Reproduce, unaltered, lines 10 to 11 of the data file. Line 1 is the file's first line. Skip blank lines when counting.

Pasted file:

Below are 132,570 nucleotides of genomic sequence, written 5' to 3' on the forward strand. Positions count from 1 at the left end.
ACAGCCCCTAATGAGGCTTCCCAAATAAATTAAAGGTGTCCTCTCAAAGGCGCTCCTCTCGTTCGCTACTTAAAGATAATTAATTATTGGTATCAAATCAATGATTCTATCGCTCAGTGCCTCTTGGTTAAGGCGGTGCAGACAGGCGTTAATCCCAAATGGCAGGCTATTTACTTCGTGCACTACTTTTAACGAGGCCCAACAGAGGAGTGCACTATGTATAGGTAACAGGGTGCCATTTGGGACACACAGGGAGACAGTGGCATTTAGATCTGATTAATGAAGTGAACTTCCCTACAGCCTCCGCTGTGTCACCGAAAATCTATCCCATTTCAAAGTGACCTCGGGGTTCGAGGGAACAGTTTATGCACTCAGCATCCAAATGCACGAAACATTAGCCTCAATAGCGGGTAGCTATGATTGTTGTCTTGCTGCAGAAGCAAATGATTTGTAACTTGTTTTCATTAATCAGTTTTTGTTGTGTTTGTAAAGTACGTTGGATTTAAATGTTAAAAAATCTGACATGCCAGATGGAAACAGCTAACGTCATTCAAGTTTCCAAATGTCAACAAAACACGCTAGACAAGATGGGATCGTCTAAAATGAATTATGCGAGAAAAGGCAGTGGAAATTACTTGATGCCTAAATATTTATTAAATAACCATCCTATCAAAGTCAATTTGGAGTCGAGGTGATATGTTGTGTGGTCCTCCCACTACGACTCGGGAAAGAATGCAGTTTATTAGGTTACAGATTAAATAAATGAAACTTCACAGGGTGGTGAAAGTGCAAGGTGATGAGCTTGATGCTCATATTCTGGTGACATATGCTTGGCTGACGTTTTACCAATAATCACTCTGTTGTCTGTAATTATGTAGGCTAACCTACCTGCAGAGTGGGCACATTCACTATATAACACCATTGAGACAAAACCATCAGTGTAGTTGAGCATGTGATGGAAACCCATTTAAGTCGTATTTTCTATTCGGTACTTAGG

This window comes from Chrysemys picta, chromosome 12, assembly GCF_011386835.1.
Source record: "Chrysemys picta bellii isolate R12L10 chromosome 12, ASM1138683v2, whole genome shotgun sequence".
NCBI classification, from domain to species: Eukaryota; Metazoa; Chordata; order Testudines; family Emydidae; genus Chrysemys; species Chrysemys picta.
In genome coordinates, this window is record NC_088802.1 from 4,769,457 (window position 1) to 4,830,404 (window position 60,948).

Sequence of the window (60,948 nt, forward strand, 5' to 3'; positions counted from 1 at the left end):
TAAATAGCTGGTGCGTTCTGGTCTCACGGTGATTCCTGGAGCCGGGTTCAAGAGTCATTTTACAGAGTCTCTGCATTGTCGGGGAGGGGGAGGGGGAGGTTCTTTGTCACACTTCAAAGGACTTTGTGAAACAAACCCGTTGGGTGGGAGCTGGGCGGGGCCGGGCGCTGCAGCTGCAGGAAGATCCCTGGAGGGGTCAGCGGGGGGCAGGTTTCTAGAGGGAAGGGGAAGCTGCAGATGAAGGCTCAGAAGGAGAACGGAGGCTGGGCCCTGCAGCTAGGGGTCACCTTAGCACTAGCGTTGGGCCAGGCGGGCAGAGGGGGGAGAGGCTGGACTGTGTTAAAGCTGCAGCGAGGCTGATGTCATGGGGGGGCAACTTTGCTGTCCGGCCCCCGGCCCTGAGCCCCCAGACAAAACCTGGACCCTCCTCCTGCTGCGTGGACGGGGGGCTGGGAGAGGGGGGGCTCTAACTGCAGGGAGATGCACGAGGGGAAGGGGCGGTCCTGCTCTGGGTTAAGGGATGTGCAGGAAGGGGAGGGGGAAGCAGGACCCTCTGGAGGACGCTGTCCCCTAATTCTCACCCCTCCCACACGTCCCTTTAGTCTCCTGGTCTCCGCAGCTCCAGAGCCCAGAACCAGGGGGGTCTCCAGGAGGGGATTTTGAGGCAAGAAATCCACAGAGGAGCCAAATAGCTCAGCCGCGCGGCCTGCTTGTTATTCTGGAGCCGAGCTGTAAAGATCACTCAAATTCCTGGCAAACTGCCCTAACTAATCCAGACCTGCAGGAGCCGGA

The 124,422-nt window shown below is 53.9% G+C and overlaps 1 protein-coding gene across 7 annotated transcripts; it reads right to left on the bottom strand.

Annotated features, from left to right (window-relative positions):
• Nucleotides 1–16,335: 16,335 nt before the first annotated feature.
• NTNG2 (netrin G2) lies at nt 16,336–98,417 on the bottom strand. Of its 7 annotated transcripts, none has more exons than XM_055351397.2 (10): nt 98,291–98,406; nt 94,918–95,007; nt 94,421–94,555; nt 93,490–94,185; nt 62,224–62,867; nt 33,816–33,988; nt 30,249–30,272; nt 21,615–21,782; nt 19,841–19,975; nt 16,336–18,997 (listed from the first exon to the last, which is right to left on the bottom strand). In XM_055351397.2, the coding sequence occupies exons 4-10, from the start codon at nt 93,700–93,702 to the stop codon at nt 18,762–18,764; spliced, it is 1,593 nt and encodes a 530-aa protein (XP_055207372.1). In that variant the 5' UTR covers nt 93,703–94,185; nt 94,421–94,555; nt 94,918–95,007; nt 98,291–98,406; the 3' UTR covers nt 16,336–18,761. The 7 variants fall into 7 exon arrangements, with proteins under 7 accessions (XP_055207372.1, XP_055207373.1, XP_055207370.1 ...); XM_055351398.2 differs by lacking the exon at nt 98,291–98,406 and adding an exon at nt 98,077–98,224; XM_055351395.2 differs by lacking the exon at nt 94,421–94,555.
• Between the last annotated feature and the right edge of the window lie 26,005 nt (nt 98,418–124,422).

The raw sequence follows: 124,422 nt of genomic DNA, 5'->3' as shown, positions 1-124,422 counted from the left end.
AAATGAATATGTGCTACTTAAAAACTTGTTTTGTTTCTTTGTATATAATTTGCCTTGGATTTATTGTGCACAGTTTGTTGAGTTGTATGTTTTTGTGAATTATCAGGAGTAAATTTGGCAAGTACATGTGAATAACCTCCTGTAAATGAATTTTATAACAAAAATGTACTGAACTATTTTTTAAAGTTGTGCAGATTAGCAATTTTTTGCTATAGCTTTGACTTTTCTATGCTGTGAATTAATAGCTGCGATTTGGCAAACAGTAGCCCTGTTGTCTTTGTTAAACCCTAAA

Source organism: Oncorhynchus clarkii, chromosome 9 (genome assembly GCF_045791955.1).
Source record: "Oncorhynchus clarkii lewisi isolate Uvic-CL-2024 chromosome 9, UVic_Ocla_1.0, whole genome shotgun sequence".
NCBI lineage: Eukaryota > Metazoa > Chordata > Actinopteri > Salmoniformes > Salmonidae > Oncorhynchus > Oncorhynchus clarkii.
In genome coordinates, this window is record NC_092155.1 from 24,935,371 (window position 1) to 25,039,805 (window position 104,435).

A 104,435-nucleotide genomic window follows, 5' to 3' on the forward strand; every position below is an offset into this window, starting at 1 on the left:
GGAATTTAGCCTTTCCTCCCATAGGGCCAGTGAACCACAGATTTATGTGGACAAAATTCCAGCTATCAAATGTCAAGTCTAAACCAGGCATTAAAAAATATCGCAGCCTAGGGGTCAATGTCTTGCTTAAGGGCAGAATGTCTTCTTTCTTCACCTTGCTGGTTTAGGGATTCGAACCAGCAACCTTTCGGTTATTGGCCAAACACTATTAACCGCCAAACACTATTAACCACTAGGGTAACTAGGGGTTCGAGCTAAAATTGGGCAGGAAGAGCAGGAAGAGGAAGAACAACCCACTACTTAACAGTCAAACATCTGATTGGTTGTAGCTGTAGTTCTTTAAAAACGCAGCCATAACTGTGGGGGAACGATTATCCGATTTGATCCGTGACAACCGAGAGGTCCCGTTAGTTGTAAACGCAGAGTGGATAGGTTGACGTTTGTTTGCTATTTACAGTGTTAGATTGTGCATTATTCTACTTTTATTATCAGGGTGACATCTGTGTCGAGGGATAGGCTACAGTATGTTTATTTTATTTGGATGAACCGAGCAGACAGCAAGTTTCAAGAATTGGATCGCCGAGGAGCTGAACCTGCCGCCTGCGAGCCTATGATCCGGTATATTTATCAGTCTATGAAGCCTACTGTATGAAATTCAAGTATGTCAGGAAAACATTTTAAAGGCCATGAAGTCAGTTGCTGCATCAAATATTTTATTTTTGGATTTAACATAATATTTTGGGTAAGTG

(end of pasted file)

Annotated features, from left to right (window-relative positions):
• Nucleotides 1–16,335: 16,335 nt before the first annotated feature.